Area 51 (PC) review
"Midway originally released Area 51 as a lightgun game several but, when all of the sudden remaking old games became popular, the good people at Midway decided that they would modernize Area 51 and turn it into a traditional first-person shooter and dropping the lightgun gimmick (and the arcades) which made the franchise popular. I blame Nintendo and the Gameboy Advance for causing this phenomenon to sweep the video gaming world, but I wonít get started on that. There are very few s..."
Midway originally released Area 51 as a lightgun game several but, when all of the sudden remaking old games became popular, the good people at Midway decided that they would modernize Area 51 and turn it into a traditional first-person shooter and dropping the lightgun gimmick (and the arcades) which made the franchise popular. I blame Nintendo and the Gameboy Advance for causing this phenomenon to sweep the video gaming world, but I wonít get started on that. There are very few similarities between the original game and this modern update, except that they both happen to take place at the same secret-shrouded facility in Nevada. This particular incarnation of the franchise stars Ethan Cole, who is sent into the Nevada military base with a team of soldiers to rescue a previous team that disappeared after all hell broke loose inside the installation. Naturally, everything is far worse than expected and after his team is annihilated, Ethan is infected with a strange alien virus that he must utilize if he ever hopes to find a cure and survive the facility.
And as original and unique as the setting is, the gameplay is anything but. Area 51 has you trudging through all of the developers imagined nooks and crannies of this fabled military base, and a lot of their futuristic thoughts and ideas about how it looks on the inside are neat, even if their ideas are not necessarily realistic or practical. But while the developers had a lot of great ideas about how the facility could look, they didnít have as many great ideas when it came to the actual play of Area 51. Youíll spend all of your time ducking behind objects, popping up occasionally to shoot at your enemies, then running to push a button that inevitably will unleash a swarm of new foes. You do this from room to room, over and over again with no variation.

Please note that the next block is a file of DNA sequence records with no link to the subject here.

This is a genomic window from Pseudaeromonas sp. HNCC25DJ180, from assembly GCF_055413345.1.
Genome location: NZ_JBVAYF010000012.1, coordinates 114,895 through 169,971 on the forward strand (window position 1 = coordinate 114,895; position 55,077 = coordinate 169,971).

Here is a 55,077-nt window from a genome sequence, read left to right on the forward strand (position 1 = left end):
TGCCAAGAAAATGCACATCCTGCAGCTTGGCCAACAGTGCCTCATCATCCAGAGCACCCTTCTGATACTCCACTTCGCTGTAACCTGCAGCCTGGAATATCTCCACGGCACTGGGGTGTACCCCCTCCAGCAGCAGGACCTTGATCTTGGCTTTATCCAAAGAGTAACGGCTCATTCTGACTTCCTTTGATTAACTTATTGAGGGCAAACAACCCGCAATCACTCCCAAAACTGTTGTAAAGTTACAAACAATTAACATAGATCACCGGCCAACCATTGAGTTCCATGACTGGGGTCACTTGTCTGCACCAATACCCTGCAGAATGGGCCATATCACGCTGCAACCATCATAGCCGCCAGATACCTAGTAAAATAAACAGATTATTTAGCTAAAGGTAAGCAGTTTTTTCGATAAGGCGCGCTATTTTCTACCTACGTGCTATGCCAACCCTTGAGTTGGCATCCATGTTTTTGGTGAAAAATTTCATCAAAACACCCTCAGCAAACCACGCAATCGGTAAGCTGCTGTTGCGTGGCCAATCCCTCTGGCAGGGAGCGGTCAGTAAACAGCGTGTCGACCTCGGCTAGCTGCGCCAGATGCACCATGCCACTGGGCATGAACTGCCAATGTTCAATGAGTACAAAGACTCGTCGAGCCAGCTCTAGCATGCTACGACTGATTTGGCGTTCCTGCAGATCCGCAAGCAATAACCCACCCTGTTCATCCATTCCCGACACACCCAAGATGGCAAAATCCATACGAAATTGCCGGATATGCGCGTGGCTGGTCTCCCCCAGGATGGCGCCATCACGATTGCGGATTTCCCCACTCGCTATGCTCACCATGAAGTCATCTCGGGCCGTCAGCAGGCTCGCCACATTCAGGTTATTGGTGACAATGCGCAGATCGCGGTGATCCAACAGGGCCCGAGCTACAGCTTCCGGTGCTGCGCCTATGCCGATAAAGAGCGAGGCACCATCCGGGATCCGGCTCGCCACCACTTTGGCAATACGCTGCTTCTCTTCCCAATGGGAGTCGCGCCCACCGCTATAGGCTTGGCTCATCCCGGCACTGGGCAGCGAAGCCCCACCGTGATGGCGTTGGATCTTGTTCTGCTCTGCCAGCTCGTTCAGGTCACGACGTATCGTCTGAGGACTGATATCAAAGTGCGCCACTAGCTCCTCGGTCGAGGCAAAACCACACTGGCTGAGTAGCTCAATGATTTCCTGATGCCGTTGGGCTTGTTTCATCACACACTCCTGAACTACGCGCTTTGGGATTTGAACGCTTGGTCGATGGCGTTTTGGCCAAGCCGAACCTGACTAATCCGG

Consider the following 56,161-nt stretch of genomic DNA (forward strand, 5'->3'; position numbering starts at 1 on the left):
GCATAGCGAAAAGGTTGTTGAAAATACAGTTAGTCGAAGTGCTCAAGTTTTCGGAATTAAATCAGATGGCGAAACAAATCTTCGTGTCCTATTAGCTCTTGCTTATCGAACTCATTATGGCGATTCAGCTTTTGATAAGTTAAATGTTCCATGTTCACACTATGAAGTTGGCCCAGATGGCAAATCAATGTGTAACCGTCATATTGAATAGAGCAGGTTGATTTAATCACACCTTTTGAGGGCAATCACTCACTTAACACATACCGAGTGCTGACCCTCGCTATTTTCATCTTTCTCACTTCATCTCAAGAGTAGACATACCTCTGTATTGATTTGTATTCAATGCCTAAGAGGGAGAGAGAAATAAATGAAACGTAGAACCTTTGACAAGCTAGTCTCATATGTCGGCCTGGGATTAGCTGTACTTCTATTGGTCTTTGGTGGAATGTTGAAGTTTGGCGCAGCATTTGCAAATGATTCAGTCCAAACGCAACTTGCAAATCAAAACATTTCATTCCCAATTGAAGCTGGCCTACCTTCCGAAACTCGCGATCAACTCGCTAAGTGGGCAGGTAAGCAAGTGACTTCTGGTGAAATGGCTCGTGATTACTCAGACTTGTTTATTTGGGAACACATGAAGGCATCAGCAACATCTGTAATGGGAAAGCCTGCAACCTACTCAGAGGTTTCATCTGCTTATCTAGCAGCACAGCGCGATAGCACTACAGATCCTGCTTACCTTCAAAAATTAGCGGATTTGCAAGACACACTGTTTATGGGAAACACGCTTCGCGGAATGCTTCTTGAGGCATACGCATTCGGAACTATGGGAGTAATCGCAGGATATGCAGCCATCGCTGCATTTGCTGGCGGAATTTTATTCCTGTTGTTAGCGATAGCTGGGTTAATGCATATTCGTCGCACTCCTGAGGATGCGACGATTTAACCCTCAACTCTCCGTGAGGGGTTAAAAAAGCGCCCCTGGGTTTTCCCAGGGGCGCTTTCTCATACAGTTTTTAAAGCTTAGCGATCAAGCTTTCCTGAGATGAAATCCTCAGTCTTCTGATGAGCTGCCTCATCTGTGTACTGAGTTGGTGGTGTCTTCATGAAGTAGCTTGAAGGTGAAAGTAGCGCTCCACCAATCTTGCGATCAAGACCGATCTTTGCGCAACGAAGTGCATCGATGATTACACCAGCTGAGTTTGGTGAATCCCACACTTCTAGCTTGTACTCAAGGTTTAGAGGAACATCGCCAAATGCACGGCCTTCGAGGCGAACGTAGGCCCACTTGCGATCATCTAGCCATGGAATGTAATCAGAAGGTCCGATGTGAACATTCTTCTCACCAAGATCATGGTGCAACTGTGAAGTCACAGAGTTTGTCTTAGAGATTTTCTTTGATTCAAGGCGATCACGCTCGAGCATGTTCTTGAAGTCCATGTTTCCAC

Thatís not to say that this isnít the formula for most first-person shooters. I think you could probably sum up almost every FPS, from the worst to the best on the market, with the same basic summary that I just provided. However, it specifically hurts a game like Area 51 because the game is so imaginative in some respects and so unimaginative in others that you actually feel the rigidity of the formula right from the very beginning. Where are the cool puzzles involving space-age gadgets the world has never seen? Where are all of the unique enemies that are genetically modified and experimented on? Theyíre not in this game, thatís for sure.
This isnít at all to imply that Area 51 is a bad game. Actually, itís a cut above a lot of the other first-person shooters on the market. Itís just incredibly irritating that they didnít strive for anything beyond aesthetics. While I criticize the rigid, linear gameplay, I enjoyed most of my time playing it. At one point in the game, Ethan is attacked by a foe that infects him with a virus. Of course, instead of killing him, this gives him SUPER POWERS that he can use. Mock them as I may, triggering Ethanís powers and slaughtering swarms of enemies all at once was actually redeeming. But the entire time, all I could think about is how they really could have done so much more with the game.